- A catcher is said to call the game by sending signs to the pitcher calling for a particular pitch. After he moves into his crouch, the catcher gives the sign by placing his non-glove hand between his legs and using his fist, fingers, wags, or taps against his inner thigh to tell the pitcher what type of pitch to throw (fastball, curve, etc.) as well as the location. A pitcher may shake off (shake his head "no" to) the initial sign or nod in agreement when he receives the sign that he wants before going into his windup. If there is a runner on second base, a catcher may change the location of his glove (from his knee to the ground, for example) to signal the pitcher that he is using an alternate set of signs so that the runner won't be able to steal the sign.
- A coach sends signs to players on the field, typically using a sequence of hand movements. He may send signs to offensive players, including batters and runners, about what to do on the next pitch — for example, to sacrifice bunt, to take or to swing away at the next pitch; to steal a base; or to execute a hit-and-run. He may send signs to the catcher to call for a pitchout or to intentionally walk the batter.
Other articles related to "sign":
... A sign can denote any of the following Sign, in astrology often used to mean the Sun sign Sign or signing, in communication communicating via hand gestures, such as in sign language ... Gang signal Sign, in Tracking (hunting) also known as Spoor (animal) trace evidence left on the ground after passage ... A sign, in common use, is an indication that a previously observed event is about to occur again Sign, in divination and religion an omen, an event or occurrence believed to foretell the future Sign, in ...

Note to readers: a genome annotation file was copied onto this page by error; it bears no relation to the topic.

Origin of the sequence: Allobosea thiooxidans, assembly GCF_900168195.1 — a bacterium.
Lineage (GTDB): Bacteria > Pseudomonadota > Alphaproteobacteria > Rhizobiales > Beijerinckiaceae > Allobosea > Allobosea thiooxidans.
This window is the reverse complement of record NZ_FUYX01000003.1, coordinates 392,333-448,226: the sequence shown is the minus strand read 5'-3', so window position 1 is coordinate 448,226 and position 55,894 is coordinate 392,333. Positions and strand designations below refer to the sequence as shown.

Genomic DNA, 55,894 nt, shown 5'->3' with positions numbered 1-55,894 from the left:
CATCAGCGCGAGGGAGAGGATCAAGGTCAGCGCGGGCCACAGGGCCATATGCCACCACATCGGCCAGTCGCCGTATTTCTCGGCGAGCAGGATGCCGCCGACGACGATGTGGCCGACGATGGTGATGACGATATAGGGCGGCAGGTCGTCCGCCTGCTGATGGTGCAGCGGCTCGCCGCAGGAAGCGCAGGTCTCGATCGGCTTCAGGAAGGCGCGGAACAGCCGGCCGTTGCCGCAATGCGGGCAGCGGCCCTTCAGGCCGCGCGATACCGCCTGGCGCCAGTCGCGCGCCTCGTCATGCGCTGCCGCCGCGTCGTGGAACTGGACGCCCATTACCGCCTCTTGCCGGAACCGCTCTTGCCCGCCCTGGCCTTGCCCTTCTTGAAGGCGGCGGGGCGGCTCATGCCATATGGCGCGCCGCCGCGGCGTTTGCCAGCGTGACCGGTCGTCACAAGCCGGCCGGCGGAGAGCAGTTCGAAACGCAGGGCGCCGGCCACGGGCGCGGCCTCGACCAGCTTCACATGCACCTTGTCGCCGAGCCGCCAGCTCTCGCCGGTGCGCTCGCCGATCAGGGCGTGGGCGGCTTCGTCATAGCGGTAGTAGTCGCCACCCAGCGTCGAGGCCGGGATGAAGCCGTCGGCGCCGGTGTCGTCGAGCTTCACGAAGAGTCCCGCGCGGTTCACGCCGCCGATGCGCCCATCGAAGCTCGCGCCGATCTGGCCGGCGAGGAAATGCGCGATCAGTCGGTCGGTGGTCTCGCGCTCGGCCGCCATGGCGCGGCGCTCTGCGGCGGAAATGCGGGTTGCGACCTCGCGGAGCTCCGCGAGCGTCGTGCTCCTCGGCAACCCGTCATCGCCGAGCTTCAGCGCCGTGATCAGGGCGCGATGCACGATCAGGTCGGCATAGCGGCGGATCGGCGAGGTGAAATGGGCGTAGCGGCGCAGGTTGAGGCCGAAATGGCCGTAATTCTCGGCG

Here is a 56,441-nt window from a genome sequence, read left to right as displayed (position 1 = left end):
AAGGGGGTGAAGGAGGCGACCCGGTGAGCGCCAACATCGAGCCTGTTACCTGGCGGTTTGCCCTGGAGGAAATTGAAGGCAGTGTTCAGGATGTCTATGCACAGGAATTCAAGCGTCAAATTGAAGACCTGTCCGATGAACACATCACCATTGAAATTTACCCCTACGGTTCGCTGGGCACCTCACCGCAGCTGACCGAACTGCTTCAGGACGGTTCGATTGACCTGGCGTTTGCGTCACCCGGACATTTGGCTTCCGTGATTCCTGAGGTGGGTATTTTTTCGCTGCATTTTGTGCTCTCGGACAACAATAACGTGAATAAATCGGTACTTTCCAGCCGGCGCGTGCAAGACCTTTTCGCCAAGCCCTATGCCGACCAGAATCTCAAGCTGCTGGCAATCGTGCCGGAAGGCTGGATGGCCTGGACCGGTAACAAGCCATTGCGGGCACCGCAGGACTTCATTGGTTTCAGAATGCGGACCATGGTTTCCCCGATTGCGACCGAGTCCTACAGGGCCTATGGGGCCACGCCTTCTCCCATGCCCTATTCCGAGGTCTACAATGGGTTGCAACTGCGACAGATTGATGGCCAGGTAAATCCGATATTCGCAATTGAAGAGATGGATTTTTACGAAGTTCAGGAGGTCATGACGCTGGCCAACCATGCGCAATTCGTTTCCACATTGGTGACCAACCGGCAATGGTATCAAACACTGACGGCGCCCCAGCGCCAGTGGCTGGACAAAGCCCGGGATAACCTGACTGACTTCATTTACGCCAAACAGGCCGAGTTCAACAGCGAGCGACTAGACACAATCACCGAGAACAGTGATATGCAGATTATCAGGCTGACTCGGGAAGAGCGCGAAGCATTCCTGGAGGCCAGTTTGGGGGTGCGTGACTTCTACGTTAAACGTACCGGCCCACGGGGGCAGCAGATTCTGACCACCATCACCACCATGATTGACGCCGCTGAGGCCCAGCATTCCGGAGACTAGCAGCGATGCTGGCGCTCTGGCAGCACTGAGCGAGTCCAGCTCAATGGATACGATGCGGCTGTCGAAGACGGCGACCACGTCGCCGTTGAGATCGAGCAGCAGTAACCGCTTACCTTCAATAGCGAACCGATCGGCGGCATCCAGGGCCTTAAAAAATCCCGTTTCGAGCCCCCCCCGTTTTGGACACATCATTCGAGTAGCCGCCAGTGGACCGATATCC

... first appeared in the February 1890 edition of Lippincott's Monthly Magazine as The Sign of the Four (five-word title), appearing in both London and Philadelphia ... re-serialisations gave the title as The Sign of Four. 1890 by Spencer Blackett, again using the title The Sign of Four ...
... Ellis Round 19 Matt Antonelli (did not sign) Round 21 Travis Denker Round 28 Adam Moore (did not sign) Round 30 Mark Melancon (did not sign) Round 39 Andy LaRoche ...
... The section sign (§, Unicode U+00A7, HTML entity sect) is a typographical character used mainly to refer to a particular section of a document, such as a ... In Europe, the § is called the paragraph symbol (or token, or sign) ... It is frequently used along with the pilcrow (¶), or paragraph sign (which is what § is called in Europe) ...
Famous quotes containing the word sign:
“The visual is sorely undervalued in modern scholarship. Art history has attained only a fraction of the conceptual sophistication of literary criticism.... Drunk with self-love, criticism has hugely overestimated the centrality of language to western culture. It has failed to see the electrifying sign language of images.”
—Camille Paglia (b. 1947)
“It is a sure sign that a culture has reached a dead end when it is no longer intrigued by its myths.”
—Greil Marcus (b. 1945)
“We need cancer because, by the very fact of its incurability, it makes all other diseases, however virulent, not cancer.”
—Gilbert Adair, British author, critic. Under the Sign of Cancer, Myths and Memories (1986)